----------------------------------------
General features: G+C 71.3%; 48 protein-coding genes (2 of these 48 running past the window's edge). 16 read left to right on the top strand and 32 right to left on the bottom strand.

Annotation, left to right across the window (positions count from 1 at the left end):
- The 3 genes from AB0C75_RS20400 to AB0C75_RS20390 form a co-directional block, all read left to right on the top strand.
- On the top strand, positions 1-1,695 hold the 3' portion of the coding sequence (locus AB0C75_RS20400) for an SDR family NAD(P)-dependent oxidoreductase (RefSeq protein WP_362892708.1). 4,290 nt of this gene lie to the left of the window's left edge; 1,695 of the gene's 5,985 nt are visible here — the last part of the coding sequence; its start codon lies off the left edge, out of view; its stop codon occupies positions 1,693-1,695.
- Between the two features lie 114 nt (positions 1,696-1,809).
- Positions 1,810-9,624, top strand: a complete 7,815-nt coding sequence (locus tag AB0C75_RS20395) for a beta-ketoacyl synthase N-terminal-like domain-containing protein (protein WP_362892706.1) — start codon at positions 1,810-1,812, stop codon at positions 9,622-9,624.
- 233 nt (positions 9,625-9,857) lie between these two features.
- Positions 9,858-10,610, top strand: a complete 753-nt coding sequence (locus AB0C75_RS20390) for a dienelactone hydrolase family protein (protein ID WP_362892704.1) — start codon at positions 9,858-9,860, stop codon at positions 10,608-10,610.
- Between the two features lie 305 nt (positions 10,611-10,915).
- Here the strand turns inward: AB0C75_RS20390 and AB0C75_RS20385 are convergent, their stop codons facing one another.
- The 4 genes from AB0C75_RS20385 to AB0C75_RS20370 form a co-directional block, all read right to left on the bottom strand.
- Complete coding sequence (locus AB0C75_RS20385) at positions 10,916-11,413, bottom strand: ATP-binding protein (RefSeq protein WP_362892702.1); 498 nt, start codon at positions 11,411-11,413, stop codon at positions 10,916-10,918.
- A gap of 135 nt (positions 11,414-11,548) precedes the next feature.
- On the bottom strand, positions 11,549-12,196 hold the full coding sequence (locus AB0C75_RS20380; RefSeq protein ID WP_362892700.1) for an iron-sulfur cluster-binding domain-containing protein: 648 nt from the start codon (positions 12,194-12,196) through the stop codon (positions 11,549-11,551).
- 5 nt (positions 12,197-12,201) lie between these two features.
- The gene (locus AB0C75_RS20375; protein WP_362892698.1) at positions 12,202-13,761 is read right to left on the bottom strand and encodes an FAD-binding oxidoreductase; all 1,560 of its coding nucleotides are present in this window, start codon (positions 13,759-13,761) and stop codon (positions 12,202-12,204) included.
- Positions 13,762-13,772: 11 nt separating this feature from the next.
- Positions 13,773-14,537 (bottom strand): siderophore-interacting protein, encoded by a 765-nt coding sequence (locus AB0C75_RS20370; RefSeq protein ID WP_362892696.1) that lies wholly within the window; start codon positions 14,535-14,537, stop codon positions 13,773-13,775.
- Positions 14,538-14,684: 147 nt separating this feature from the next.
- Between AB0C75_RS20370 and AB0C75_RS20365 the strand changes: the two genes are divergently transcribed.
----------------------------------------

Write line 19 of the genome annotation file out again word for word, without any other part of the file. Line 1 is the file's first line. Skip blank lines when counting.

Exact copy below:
- Positions 14,538-14,684: 147 nt separating this feature from the next.